Jen-tsung/Renzong (1139-1193) ruled the Mi-nyag (a.k.a. Tangut or Hsia) people from 1169-1193. The relationships he formed with Tibetan Buddhist lamas is recognized as having marked the origin of imperial preceptorship (ti-shi), an institution that would be replicated in subsequent relations between Buddhist teachers and Central or East Asian rulers. Jen-tsung sponsored large-scale Buddhist ceremonies as well as the publishing of Buddhist canons in Chinese, Tibetan and Tangut languages. His extensive support of and close interaction with Buddhists laid the ground and provided a model for later dynasties’ involvement with Tibetan Buddhism. The legacy of his patronage of Buddhism also contributed to the posterity of Mi-nyag, a culture whose history might otherwise have been obscured completely.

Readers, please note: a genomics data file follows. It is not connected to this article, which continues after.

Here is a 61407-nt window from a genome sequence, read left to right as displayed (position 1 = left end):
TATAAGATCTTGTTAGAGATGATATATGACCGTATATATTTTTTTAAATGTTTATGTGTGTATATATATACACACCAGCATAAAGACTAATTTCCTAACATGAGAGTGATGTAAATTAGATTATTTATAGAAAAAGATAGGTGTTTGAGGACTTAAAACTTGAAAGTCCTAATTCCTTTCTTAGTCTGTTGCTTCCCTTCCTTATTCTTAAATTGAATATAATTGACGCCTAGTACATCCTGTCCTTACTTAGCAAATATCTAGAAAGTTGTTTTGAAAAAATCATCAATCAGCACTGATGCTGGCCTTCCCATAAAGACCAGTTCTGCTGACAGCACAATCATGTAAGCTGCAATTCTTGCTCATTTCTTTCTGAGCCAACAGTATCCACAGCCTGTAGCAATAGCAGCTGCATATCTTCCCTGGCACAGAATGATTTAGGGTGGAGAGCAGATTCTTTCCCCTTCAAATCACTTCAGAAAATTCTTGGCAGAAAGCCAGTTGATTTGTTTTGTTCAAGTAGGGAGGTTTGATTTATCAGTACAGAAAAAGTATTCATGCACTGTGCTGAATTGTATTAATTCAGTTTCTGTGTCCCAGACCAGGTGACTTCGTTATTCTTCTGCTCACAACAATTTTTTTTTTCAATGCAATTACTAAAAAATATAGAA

• Dunnell, Ruth. “The Hsia Origins of the Yuan Institution of Imperial Preceptor,” in Asia Major. Third Series. Vol. 1, part 1, 1992. p 85-111.